The high cost of health care "causes a bankruptcy in America every 30 seconds," we're told repeatedly by Barack Obama's administration. The president mentioned these exact words twice in recent weeks, before Congress and at the opening of his health care summit.
There's only one problem: It's completely false, drawing on four-year-old bankruptcy stats and a discredited paper co-written by an advocate of socialized medicine suggesting that half of bankruptcies are due to health expenses.
As Americans consider health care reform, it's important to get our basic facts right. So consider these bipartisan "truths":
American health care is an underperformer
Obama has said that we spend "50 percent more on health care than other industrialized nations. And yet, we don't have ... better outcomes." By outcomes, the president meant measures like life expectancy. That's a theme repeated in the report accompanying the Democratic Party's convention platform. It claims: "We spend more on health care than any other country, but we're ranked 47th in life expectancy."
This much is true: Americans live fewer years than people in Canada, Britain and France. But how long a person lives isn't simply about access to health care but reflects various factors: tobacco and alcohol use, genetics, diet, crime rates. Economist Robert Ohsfeldt and John Schneider observe that deaths from accidents and homicides in America are much higher than in any other developed country. Exclude these unintentional deaths from the statistics, and Americans come out on top in life expectancy.
If we measure a health care system by how well patients are treated, American health care excels ï¿½ besting the European systems in 13 of 16 cancers and boasting better survival post-transplantations.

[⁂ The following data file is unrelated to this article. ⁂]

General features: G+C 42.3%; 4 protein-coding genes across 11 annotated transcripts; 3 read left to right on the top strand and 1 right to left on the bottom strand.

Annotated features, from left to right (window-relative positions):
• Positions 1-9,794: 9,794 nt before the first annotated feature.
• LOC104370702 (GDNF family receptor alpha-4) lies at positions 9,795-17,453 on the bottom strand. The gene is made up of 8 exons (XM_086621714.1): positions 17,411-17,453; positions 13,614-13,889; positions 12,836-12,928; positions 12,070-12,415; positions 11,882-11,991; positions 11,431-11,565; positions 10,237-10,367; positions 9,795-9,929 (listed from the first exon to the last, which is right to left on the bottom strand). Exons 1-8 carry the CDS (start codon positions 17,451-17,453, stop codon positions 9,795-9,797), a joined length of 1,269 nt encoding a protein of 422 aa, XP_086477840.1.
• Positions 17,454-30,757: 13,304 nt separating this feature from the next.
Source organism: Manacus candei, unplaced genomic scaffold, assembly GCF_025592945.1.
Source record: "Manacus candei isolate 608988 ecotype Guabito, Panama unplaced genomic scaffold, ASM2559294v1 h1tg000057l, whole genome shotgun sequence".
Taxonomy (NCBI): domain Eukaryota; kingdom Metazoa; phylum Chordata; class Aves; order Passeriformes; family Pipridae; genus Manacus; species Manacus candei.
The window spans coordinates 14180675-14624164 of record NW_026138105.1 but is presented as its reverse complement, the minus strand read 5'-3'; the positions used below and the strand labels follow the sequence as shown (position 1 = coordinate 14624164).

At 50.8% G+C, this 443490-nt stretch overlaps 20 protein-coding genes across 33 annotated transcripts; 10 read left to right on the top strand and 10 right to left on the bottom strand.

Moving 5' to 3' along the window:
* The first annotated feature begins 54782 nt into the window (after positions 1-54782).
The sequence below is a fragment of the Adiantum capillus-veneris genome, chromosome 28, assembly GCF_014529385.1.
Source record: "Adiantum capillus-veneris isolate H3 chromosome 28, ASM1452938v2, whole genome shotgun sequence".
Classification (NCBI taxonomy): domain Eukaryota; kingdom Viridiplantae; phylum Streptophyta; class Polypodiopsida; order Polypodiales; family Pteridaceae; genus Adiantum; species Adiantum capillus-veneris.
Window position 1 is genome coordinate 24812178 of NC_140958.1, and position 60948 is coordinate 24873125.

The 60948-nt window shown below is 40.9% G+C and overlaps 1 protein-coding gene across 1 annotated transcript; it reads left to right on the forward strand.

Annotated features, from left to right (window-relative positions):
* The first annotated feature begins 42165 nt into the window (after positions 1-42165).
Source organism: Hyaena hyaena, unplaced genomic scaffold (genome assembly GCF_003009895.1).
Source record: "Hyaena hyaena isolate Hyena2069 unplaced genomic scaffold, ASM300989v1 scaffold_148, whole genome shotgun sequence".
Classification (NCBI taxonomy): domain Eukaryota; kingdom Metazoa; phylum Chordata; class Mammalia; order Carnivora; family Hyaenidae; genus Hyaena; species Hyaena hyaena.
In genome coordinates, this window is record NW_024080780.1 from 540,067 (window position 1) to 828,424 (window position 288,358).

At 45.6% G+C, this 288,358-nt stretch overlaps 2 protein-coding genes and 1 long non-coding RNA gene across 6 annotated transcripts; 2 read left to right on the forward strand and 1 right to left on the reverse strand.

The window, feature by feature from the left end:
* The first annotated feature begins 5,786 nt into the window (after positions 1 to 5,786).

Prevention saves money
Prevention is embraced by members of both parties. Republican Gov. Mike Huckabee explained that a focus on prevention "would save countless lives, pain and suffering by the victims of chronic conditions, and billions of dollars." Obama bemoaned the fact that "less than 4 cents of every health dollar is spent on prevention and public health" and pledged to do something about this.
Intuitively, prevention makes sense: Teach seventh- and eighth-grade students not to smoke, and the high costs of lung cancer care can be avoided. But in a review published in the New England Journal of Medicine, analyzing 599 papers, researchers found that most preventive care measures ï¿½ like targeting adolescents with tobacco education ï¿½increase costs. In fact, less than one in five interventions save money; in some cases, costs can be increased and outcomes actually worsened.
Prescription drugs are a major driver of health-care costs
During the campaign, Sen. John McCain went so far as to describe them as the "bad guys." He wasn't talking about terrorists, though ï¿½ he was referring to pharmaceutical companies. Obama has also bemoaned the high cost of prescription drugs, noting that they have driven up overall health spending. Both endorsed reimportation, a plan to bring in price-controlled medications from Canada and other countries.
But health care spending isn't quite so simple. Prescription drugs account for about 10 cents on every health care dollar. Pharmaceuticals have shown less growth (about 3.4 percent in 2008), by the way, than other areas, like hospitals (7.2 percent).
And reimportation is not a panacea: Even if all pharmaceutical-industry profits were eliminated, the savings would be small, equivalent to a one-time freeze in health care cost inflation of about three months.
Politicians are eager to take up health reform this year, and there are good reasons to do that: from rising costs to the uneven quality of American health care. But we need good medicine for an ailing system, not populist rhetoric.
Original Source: http://www.dallasnews.com/sharedcontent/dws/dn/opinion/viewpoints/stories/DN-gratzer_30edi.State.Edition1.2e23633.html